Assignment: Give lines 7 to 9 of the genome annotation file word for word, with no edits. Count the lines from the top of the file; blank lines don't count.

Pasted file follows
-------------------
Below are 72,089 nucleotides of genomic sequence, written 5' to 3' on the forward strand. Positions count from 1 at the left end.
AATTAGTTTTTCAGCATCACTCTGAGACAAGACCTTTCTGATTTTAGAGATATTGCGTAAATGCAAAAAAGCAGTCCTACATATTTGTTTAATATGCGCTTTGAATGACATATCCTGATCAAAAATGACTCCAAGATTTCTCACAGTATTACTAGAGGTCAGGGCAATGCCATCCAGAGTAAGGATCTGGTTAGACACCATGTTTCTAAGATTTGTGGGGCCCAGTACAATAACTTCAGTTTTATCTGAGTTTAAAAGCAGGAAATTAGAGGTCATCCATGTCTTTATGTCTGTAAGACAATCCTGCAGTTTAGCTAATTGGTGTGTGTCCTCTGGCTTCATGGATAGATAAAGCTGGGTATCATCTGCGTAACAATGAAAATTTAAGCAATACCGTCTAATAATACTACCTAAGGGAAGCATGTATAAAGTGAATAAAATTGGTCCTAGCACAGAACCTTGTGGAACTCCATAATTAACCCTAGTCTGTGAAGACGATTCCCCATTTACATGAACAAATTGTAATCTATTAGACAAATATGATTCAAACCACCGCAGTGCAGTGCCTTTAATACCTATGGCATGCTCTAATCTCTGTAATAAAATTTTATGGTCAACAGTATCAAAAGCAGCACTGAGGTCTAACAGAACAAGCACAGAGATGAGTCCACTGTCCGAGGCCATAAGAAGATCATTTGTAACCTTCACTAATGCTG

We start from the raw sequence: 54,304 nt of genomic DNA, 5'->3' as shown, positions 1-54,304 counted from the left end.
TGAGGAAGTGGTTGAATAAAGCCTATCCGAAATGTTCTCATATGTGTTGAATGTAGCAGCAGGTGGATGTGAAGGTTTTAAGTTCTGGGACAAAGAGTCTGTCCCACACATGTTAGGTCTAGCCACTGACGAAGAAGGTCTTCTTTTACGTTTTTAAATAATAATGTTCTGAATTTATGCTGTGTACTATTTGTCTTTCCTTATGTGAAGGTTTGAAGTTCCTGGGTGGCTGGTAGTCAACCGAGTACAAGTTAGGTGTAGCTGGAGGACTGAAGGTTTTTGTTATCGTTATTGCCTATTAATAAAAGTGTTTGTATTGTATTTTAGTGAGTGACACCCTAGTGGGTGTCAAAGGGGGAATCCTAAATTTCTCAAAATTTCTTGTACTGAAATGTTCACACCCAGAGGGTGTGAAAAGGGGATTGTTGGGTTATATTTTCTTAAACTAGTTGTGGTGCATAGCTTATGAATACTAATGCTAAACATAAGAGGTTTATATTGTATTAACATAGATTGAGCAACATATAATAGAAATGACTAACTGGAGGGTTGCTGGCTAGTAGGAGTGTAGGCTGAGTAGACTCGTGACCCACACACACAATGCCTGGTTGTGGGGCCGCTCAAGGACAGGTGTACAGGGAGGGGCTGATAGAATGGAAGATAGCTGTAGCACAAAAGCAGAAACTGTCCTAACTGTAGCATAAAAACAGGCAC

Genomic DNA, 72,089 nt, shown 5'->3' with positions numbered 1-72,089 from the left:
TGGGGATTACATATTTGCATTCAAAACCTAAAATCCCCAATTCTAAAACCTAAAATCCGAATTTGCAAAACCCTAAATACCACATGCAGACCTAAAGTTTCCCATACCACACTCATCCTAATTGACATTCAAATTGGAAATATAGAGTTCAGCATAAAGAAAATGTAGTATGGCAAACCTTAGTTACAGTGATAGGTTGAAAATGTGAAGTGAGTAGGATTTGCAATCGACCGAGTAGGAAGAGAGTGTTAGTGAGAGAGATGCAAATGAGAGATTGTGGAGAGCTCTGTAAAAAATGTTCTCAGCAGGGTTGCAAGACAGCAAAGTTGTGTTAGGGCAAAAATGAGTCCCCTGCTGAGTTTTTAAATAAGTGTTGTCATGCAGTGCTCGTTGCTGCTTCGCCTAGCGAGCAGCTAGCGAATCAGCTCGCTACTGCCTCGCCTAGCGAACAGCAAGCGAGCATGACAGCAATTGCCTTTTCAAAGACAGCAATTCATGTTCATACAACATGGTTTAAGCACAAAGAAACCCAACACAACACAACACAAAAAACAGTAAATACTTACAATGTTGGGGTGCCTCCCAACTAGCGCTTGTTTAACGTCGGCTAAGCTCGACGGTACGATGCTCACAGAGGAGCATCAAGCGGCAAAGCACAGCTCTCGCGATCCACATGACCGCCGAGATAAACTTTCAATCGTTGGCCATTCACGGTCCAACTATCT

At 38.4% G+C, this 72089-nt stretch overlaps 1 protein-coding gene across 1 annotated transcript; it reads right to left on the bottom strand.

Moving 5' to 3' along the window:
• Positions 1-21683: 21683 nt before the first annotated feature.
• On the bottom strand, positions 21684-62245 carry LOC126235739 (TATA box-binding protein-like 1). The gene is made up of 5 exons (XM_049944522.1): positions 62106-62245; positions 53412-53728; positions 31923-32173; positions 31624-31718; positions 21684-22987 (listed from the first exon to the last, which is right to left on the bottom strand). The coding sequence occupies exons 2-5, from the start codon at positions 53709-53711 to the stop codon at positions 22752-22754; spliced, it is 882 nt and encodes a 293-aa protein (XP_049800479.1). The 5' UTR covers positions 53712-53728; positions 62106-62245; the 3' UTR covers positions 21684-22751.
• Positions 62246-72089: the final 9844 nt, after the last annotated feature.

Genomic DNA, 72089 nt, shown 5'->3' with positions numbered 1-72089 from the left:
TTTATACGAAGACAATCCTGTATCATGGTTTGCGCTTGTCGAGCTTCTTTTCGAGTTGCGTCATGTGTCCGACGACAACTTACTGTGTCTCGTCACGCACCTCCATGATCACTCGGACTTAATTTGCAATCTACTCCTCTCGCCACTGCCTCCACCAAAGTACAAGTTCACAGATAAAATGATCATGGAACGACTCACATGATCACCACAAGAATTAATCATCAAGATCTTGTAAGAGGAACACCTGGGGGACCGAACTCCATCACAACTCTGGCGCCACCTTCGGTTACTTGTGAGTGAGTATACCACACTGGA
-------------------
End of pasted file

At 38.4% G+C, this 72089-nt stretch overlaps 1 protein-coding gene across 1 annotated transcript; it reads right to left on the bottom strand.

Moving 5' to 3' along the window:
• Positions 1-21683: 21683 nt before the first annotated feature.